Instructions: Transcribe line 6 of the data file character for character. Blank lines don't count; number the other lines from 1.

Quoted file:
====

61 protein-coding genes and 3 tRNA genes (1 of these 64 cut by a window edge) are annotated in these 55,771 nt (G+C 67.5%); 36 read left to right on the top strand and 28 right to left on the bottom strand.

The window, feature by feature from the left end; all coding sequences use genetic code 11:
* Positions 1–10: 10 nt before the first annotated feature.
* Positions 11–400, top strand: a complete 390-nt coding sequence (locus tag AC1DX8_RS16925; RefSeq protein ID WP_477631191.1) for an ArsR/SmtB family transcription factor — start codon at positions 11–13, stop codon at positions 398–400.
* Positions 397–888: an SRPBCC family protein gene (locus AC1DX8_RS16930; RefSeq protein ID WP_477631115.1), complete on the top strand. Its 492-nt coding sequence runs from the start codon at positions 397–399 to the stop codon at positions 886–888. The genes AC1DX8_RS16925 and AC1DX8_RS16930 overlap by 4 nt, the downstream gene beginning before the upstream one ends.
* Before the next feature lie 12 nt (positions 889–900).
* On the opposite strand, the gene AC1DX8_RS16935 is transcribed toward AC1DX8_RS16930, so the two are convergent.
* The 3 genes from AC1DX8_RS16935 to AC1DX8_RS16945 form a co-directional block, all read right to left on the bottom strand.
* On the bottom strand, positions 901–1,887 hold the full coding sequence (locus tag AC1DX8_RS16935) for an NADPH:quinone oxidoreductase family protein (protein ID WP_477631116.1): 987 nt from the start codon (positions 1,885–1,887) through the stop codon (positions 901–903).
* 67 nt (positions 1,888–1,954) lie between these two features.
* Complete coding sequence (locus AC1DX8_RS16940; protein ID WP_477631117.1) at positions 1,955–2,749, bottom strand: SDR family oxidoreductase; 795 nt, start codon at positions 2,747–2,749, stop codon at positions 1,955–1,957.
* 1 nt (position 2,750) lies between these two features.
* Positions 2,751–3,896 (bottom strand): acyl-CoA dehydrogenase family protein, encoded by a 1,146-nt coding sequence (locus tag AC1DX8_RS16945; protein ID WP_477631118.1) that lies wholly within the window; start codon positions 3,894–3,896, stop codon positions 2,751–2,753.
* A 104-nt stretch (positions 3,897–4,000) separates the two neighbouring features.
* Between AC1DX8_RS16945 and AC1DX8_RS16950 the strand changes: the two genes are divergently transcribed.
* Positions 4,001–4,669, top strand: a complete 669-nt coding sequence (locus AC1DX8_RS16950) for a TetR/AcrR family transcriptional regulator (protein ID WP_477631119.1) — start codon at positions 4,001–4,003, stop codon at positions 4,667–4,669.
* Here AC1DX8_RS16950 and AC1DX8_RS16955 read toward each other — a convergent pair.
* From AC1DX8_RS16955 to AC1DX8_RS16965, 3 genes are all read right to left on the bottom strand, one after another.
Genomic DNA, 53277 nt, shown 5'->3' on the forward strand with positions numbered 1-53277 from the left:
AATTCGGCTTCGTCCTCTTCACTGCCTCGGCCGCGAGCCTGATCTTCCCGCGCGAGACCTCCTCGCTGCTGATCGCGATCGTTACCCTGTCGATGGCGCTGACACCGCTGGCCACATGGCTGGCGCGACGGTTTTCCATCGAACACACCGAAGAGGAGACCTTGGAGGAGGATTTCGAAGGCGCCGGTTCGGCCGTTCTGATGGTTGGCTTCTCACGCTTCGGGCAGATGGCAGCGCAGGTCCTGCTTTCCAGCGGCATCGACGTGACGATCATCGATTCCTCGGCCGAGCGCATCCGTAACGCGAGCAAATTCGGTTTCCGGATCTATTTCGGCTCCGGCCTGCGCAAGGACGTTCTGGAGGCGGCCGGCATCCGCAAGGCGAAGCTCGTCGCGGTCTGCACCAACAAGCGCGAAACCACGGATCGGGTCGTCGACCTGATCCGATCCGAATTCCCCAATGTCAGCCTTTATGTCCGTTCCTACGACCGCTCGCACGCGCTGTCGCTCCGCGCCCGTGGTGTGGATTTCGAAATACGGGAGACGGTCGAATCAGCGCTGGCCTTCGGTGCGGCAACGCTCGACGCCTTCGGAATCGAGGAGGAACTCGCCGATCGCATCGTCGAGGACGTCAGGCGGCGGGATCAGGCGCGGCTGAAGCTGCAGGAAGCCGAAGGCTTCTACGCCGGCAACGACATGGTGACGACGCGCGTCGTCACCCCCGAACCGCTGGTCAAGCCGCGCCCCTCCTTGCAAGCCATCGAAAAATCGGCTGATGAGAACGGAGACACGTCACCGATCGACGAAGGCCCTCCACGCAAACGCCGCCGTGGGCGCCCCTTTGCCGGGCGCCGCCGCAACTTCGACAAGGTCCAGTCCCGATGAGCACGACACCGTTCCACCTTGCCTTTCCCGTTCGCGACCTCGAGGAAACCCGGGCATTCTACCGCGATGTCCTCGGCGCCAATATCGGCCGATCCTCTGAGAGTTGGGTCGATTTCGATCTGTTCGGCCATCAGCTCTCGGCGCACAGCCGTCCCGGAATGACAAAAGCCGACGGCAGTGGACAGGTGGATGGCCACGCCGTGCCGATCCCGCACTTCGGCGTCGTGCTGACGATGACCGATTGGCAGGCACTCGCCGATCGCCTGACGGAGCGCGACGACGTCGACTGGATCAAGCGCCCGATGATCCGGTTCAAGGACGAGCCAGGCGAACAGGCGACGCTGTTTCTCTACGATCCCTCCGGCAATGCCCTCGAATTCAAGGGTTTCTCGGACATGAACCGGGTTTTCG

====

* Before the next feature lie 12 nt (positions 889–900).